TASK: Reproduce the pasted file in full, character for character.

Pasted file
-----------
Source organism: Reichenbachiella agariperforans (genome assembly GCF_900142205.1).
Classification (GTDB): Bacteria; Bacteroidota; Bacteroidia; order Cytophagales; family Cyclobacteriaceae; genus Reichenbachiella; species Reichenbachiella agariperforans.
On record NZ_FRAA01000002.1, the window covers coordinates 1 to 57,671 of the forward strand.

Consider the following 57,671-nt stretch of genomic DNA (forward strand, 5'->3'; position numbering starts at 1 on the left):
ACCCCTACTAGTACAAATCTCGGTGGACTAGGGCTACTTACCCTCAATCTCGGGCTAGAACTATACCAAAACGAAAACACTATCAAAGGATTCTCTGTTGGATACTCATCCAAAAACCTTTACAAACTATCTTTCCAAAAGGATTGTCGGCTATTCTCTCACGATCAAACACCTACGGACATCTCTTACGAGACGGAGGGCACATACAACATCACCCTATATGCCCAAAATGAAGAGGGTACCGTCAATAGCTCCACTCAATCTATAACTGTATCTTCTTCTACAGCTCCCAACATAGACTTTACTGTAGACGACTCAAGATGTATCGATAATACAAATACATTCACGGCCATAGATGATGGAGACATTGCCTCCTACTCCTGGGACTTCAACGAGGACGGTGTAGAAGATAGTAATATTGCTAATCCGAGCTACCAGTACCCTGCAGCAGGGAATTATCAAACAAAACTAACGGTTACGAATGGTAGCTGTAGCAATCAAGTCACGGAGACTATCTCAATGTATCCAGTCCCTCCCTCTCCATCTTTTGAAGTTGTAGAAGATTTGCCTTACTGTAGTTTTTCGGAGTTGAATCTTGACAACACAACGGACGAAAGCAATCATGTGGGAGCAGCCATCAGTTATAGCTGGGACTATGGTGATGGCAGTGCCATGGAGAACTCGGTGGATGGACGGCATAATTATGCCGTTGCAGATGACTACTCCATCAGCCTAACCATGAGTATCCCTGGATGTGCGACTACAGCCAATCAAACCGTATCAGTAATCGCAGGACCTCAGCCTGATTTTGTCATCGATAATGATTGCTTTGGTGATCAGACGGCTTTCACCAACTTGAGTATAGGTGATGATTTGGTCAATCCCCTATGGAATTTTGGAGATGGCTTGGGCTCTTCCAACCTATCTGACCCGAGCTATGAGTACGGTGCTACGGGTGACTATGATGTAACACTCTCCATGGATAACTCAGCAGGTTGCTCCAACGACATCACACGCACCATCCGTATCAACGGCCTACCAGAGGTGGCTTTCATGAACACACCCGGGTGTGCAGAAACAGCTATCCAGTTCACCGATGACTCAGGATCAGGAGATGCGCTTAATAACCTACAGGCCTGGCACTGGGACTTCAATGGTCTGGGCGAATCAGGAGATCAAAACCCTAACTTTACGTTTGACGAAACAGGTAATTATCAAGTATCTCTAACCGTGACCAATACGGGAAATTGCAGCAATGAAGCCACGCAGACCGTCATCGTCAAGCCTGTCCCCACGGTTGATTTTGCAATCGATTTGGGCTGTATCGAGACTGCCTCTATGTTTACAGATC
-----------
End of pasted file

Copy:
Source organism: Reichenbachiella agariperforans (genome assembly GCF_900142205.1).
Classification (GTDB): Bacteria; Bacteroidota; Bacteroidia; order Cytophagales; family Cyclobacteriaceae; genus Reichenbachiella; species Reichenbachiella agariperforans.
On record NZ_FRAA01000002.1, the window covers coordinates 1 to 57,671 of the forward strand.

Consider the following 57,671-nt stretch of genomic DNA (forward strand, 5'->3'; position numbering starts at 1 on the left):
ACCCCTACTAGTACAAATCTCGGTGGACTAGGGCTACTTACCCTCAATCTCGGGCTAGAACTATACCAAAACGAAAACACTATCAAAGGATTCTCTGTTGGATACTCATCCAAAAACCTTTACAAACTATCTTTCCAAAAGGATTGTCGGCTATTCTCTCACGATCAAACACCTACGGACATCTCTTACGAGACGGAGGGCACATACAACATCACCCTATATGCCCAAAATGAAGAGGGTACCGTCAATAGCTCCACTCAATCTATAACTGTATCTTCTTCTACAGCTCCCAACATAGACTTTACTGTAGACGACTCAAGATGTATCGATAATACAAATACATTCACGGCCATAGATGATGGAGACATTGCCTCCTACTCCTGGGACTTCAACGAGGACGGTGTAGAAGATAGTAATATTGCTAATCCGAGCTACCAGTACCCTGCAGCAGGGAATTATCAAACAAAACTAACGGTTACGAATGGTAGCTGTAGCAATCAAGTCACGGAGACTATCTCAATGTATCCAGTCCCTCCCTCTCCATCTTTTGAAGTTGTAGAAGATTTGCCTTACTGTAGTTTTTCGGAGTTGAATCTTGACAACACAACGGACGAAAGCAATCATGTGGGAGCAGCCATCAGTTATAGCTGGGACTATGGTGATGGCAGTGCCATGGAGAACTCGGTGGATGGACGGCATAATTATGCCGTTGCAGATGACTACTCCATCAGCCTAACCATGAGTATCCCTGGATGTGCGACTACAGCCAATCAAACCGTATCAGTAATCGCAGGACCTCAGCCTGATTTTGTCATCGATAATGATTGCTTTGGTGATCAGACGGCTTTCACCAACTTGAGTATAGGTGATGATTTGGTCAATCCCCTATGGAATTTTGGAGATGGCTTGGGCTCTTCCAACCTATCTGACCCGAGCTATGAGTACGGTGCTACGGGTGACTATGATGTAACACTCTCCATGGATAACTCAGCAGGTTGCTCCAACGACATCACACGCACCATCCGTATCAACGGCCTACCAGAGGTGGCTTTCATGAACACACCCGGGTGTGCAGAAACAGCTATCCAGTTCACCGATGACTCAGGATCAGGAGATGCGCTTAATAACCTACAGGCCTGGCACTGGGACTTCAATGGTCTGGGCGAATCAGGAGATCAAAACCCTAACTTTACGTTTGACGAAACAGGTAATTATCAAGTATCTCTAACCGTGACCAATACGGGAAATTGCAGCAATGAAGCCACGCAGACCGTCATCGTCAAGCCTGTCCCCACGGTTGATTTTGCAATCGATTTGGGCTGTATCGAGACTGCCTCTATGTTTACAGATC